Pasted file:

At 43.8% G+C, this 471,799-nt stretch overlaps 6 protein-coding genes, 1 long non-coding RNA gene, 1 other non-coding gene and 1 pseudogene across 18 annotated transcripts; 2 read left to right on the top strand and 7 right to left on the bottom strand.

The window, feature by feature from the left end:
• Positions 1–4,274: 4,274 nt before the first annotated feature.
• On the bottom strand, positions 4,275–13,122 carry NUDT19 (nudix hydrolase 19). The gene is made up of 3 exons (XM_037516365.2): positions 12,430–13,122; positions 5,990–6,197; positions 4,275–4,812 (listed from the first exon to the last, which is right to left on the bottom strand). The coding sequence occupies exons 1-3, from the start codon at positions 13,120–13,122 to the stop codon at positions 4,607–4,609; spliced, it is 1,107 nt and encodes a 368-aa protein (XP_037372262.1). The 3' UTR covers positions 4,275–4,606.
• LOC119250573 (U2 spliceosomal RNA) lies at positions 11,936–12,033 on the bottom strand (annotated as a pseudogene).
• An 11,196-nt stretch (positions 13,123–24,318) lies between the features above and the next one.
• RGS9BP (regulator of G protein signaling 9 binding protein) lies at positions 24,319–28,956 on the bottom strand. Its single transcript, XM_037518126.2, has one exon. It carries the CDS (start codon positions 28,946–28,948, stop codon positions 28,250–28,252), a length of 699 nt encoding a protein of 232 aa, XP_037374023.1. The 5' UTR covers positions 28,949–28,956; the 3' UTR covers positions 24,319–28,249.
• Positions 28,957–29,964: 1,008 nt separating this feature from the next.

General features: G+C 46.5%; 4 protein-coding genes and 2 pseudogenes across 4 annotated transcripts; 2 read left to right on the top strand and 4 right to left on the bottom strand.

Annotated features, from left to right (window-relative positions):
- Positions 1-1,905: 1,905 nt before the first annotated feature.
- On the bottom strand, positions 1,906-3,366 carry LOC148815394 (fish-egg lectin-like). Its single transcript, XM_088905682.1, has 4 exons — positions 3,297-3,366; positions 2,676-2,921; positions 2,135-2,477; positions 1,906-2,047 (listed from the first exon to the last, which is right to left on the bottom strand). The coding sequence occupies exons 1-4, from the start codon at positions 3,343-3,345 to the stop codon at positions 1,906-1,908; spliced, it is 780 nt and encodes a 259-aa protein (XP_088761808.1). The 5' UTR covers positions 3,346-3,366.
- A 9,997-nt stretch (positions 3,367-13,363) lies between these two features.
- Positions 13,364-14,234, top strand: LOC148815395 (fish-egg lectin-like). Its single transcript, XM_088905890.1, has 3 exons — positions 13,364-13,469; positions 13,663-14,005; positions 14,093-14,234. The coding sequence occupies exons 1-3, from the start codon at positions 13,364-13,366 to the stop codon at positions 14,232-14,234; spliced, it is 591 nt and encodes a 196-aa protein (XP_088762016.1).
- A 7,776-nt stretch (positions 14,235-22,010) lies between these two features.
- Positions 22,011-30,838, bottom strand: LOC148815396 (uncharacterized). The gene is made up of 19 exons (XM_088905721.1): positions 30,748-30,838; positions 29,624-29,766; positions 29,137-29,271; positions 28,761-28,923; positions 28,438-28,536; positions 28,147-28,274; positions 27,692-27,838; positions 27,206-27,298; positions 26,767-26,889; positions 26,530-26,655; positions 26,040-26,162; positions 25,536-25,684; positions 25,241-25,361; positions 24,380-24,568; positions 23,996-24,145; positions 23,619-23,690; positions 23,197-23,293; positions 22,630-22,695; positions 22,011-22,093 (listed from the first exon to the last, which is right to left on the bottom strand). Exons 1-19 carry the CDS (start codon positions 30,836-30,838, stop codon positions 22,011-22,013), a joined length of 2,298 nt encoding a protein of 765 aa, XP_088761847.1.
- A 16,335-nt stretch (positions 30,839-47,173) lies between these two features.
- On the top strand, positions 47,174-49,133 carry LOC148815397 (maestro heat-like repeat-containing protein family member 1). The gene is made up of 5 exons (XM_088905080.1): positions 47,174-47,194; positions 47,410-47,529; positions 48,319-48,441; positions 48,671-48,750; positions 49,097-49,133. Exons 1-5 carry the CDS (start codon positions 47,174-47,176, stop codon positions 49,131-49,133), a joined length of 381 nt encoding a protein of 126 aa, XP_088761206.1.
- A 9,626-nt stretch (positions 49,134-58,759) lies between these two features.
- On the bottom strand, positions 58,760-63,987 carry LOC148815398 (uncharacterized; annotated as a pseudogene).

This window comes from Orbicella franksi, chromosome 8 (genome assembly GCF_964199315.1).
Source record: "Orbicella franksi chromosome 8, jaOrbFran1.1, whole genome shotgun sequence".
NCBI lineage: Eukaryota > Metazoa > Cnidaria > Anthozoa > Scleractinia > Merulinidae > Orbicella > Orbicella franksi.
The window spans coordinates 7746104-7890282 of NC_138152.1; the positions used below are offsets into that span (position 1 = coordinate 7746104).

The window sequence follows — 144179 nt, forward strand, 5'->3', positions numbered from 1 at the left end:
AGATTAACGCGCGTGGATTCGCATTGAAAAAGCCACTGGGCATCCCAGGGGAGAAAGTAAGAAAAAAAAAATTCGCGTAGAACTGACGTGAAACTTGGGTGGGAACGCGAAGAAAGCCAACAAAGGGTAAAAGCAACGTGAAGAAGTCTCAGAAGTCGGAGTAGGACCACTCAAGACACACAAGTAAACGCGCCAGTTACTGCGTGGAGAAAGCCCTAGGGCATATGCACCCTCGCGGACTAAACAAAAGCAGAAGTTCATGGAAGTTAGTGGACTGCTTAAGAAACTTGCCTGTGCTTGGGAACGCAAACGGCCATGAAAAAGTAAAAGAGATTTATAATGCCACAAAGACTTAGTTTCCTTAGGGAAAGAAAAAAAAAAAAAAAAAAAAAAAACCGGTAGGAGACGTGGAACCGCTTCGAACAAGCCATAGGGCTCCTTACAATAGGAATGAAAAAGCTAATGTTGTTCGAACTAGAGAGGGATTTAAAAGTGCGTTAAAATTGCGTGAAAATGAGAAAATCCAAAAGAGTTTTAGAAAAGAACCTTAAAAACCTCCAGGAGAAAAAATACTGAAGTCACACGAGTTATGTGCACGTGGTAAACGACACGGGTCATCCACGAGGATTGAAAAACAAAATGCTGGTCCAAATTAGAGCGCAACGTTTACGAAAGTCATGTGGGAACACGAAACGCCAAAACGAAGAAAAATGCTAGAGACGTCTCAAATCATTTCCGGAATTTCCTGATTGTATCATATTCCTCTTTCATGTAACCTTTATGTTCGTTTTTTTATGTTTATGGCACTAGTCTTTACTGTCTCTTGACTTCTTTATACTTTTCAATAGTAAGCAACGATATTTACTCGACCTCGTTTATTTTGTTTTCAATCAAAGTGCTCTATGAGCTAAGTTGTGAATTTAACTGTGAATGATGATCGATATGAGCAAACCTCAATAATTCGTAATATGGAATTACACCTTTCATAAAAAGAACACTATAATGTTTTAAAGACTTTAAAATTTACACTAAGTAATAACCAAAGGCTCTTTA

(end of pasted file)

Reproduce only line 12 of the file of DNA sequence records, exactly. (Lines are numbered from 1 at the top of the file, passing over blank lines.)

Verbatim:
- On the bottom strand, positions 1,906-3,366 carry LOC148815394 (fish-egg lectin-like). Its single transcript, XM_088905682.1, has 4 exons — positions 3,297-3,366; positions 2,676-2,921; positions 2,135-2,477; positions 1,906-2,047 (listed from the first exon to the last, which is right to left on the bottom strand). The coding sequence occupies exons 1-4, from the start codon at positions 3,343-3,345 to the stop codon at positions 1,906-1,908; spliced, it is 780 nt and encodes a 259-aa protein (XP_088761808.1). The 5' UTR covers positions 3,346-3,366.